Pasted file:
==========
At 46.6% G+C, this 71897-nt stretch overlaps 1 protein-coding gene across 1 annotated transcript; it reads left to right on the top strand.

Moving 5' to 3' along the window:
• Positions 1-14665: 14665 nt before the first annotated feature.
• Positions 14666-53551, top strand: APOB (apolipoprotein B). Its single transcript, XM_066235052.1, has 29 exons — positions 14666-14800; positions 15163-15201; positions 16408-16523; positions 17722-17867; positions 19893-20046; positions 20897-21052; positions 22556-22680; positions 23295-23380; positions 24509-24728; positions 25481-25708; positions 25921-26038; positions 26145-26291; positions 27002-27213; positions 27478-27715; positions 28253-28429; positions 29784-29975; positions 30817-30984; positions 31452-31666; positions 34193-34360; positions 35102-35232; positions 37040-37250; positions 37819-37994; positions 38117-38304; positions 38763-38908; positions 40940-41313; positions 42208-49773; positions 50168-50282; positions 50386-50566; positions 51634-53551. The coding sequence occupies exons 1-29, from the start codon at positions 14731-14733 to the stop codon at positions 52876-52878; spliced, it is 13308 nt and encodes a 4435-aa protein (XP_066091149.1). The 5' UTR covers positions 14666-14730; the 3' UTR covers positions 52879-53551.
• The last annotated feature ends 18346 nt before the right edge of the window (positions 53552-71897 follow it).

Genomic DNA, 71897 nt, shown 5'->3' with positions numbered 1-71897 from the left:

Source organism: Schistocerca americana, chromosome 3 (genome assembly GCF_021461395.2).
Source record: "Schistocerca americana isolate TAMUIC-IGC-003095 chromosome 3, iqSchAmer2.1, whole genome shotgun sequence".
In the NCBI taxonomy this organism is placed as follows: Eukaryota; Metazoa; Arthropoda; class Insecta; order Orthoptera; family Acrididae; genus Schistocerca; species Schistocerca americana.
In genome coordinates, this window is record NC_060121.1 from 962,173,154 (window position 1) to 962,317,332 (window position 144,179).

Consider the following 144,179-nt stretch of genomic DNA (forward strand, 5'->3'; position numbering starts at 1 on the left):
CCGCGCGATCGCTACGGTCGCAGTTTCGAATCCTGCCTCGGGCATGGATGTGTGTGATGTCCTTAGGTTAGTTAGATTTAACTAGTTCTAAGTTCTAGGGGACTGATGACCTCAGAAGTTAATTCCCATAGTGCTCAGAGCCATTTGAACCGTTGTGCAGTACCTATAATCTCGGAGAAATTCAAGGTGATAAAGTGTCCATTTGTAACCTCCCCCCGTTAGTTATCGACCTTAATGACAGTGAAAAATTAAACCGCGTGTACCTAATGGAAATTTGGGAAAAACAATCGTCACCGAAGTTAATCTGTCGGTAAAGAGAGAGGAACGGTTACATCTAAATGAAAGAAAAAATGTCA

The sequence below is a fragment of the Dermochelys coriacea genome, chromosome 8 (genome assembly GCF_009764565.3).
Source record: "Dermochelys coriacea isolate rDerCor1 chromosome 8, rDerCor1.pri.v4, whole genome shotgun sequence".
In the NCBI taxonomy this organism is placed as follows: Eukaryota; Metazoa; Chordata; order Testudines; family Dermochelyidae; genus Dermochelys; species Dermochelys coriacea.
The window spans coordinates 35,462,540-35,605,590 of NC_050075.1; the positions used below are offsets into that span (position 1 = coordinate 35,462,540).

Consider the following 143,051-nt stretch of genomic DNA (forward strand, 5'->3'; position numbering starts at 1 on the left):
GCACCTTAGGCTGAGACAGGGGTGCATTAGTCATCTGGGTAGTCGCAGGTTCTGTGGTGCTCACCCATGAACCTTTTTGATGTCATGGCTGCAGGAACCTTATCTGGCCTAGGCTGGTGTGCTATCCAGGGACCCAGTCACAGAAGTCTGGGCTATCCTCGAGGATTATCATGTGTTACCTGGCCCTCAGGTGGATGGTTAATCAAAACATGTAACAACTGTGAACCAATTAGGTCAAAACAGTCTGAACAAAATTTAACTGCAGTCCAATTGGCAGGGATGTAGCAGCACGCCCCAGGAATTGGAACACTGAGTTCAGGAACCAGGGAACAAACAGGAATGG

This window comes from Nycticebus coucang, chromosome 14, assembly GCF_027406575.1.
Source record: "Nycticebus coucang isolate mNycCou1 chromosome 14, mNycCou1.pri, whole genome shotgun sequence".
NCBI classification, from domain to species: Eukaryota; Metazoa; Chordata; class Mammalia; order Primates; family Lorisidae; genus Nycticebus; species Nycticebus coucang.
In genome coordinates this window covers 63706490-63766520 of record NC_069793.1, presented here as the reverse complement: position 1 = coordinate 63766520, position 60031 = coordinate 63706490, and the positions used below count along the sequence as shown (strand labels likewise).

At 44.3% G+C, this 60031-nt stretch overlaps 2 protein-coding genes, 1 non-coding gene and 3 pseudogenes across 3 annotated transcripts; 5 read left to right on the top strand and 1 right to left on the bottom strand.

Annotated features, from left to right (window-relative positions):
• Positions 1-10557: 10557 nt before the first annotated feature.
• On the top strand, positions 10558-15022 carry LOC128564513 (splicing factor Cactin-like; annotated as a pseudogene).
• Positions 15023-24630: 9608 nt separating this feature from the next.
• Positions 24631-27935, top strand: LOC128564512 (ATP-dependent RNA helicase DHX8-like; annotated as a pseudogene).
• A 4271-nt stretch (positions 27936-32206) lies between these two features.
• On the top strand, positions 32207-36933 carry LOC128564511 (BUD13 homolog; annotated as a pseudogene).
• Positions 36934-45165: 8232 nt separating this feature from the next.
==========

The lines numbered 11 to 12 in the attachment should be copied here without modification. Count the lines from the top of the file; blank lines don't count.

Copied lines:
Consider the following 144,179-nt stretch of genomic DNA (forward strand, 5'->3'; position numbering starts at 1 on the left):
CCGCGCGATCGCTACGGTCGCAGTTTCGAATCCTGCCTCGGGCATGGATGTGTGTGATGTCCTTAGGTTAGTTAGATTTAACTAGTTCTAAGTTCTAGGGGACTGATGACCTCAGAAGTTAATTCCCATAGTGCTCAGAGCCATTTGAACCGTTGTGCAGTACCTATAATCTCGGAGAAATTCAAGGTGATAAAGTGTCCATTTGTAACCTCCCCCCGTTAGTTATCGACCTTAATGACAGTGAAAAATTAAACCGCGTGTACCTAATGGAAATTTGGGAAAAACAATCGTCACCGAAGTTAATCTGTCGGTAAAGAGAGAGGAACGGTTACATCTAAATGAAAGAAAAAATGTCA